Fiscal and Monetary policies since the financial crisis and the protracted recession that began in 2008 have failed to generate a sustained recovery of the U.S. economy—except for big banks, big corporations, investors and speculators, and the wealthiest 10% households. All have benefited significantly from record profits growth and record returns on stock, corporate bonds, derivatives and other financial securities’ investments since 2009, while median family earnings have continued to decline every year and Main St. America has been left behind.
Fiscal Policy Failures
Obama’s fiscal stimulus spending programs of 2009-2012 have been grossly insufficient—not just in terms of levels of spending, but in the composition and timing of that spending as well. On the tax side, Obama programs have been grossly over-weighted toward business tax cuts and personal income and inheritance tax reductions for wealthy investors and households.
Instead of leading to investment and jobs in the U.S., the business tax cut bias has resulted in record cash hoarding by big business and multinational corporations in excess of $3 trillion. Instead of investment and jobs in the U.S., that corporate cash hoard has been, and continues to be, diverted to record stock buybacks and dividends payouts, to investment and job creation in offshore emerging markets, and to investment in speculative financial securities.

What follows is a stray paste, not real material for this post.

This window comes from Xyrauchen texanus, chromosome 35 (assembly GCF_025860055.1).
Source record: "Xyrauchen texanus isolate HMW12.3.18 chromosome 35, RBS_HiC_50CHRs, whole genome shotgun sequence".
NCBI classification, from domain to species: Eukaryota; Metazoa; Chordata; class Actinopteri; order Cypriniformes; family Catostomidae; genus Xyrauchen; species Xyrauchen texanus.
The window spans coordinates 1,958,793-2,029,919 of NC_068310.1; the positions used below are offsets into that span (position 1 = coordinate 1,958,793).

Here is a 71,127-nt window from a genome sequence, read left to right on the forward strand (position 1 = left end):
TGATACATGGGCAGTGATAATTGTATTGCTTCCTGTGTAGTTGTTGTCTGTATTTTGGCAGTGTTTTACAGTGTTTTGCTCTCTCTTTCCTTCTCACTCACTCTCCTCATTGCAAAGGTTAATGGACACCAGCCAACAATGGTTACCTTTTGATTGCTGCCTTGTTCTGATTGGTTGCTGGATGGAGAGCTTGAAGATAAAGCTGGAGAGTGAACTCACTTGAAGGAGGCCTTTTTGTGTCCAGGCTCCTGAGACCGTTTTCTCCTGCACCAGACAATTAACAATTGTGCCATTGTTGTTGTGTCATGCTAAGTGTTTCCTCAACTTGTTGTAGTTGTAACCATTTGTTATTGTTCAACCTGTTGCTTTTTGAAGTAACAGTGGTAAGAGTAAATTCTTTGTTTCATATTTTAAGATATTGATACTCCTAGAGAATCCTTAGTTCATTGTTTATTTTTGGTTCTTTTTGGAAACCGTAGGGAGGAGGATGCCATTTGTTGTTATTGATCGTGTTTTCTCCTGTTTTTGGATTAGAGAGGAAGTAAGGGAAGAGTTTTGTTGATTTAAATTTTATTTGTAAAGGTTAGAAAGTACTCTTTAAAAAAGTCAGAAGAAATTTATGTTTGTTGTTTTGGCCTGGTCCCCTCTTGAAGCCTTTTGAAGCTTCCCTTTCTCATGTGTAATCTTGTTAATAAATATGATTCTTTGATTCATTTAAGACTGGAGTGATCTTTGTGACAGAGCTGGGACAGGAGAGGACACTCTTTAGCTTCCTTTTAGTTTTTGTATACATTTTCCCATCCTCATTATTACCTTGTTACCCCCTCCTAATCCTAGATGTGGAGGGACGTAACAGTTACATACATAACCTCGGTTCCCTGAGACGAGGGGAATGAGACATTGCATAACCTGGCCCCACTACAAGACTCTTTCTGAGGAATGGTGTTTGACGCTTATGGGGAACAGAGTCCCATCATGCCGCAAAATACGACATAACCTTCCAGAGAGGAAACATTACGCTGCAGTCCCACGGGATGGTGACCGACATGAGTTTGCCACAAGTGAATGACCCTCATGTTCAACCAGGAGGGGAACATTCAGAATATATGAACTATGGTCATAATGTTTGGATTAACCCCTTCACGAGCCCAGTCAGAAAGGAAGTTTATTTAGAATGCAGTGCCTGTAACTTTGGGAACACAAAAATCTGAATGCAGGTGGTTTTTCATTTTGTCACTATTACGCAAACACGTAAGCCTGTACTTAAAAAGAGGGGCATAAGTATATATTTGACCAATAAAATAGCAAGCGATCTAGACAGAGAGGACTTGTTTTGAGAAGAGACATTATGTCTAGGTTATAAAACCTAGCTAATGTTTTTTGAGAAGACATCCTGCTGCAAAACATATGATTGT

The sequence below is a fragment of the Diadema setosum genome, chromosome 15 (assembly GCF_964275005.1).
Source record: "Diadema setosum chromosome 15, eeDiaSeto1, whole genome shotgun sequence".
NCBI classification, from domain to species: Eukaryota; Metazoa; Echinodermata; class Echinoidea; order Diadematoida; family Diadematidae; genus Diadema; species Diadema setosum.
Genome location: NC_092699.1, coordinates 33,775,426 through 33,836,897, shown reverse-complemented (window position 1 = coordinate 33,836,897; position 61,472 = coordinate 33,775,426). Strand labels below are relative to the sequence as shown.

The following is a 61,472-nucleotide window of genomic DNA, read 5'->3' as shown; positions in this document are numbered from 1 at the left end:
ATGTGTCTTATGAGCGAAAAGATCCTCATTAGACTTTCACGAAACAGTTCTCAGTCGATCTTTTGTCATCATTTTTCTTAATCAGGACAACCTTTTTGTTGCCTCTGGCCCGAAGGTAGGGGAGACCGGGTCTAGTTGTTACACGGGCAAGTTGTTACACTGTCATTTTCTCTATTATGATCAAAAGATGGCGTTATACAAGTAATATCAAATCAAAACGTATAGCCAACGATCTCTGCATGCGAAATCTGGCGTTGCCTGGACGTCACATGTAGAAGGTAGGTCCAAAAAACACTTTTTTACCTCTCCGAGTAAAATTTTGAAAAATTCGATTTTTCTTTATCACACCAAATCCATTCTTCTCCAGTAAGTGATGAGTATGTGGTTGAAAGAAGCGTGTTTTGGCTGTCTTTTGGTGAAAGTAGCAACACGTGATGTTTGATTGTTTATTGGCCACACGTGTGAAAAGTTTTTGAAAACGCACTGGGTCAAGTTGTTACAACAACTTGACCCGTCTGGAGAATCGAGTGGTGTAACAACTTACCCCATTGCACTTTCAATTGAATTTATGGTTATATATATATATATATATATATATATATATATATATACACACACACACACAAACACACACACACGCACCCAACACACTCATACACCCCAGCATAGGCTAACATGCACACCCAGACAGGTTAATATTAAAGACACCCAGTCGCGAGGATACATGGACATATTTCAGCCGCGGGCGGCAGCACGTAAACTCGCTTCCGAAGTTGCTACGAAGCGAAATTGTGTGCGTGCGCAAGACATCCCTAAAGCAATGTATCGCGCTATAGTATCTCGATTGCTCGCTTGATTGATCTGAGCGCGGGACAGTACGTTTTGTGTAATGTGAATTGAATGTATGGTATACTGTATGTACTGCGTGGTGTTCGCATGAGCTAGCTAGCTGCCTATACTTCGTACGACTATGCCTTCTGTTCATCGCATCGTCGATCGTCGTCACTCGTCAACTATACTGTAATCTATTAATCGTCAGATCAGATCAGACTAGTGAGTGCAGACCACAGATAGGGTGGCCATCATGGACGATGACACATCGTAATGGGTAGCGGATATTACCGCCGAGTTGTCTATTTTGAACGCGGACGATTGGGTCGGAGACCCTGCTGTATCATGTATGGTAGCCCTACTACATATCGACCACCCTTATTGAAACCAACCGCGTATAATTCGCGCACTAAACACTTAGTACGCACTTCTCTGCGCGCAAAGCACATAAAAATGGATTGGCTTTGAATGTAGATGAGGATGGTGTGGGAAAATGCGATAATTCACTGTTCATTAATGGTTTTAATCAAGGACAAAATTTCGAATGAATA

The failure of Obama fiscal stimulus programs to create jobs has contributed significantly to the weakest job recovery from recession of the 11 prior recessions since 1945. In addition to hoarded business tax cuts, hundreds of billions of dollars distributed in subsidies to the States since 2009 were promised first ‘to create jobs’ and then at least ‘to save jobs’. Neither happened. State and Local governments instead laid off 700,000, engaging in massive job destruction instead of job creation which continues to date. $100 billion in stimulus spending targeted for infrastructure investment—promised for ‘shovel ready’ projects—were instead redirected to long term, capital intensive projects and little job creation. In 2013 more than 21 million still officially remain jobless; in actual fact, more than 25 million. While the administration touts the creation of 5 million new jobs, it remains silent on the 5 million who have left the labor force unable to find any form of work. Full time permanent jobs have disappeared while more than 6 million involuntary part time jobs were created and millions more temp jobs. Of the jobs lost since 2009, 60% were top tier jobs paying more than $18/hr. while 58% of the jobs created since 2009 were the lowest paying jobs at less than $12/hr. Not surprising, as a consequence of continuing massive unemployment and falling real wages, median wage earner families’ real income has fallen consistently since 2008.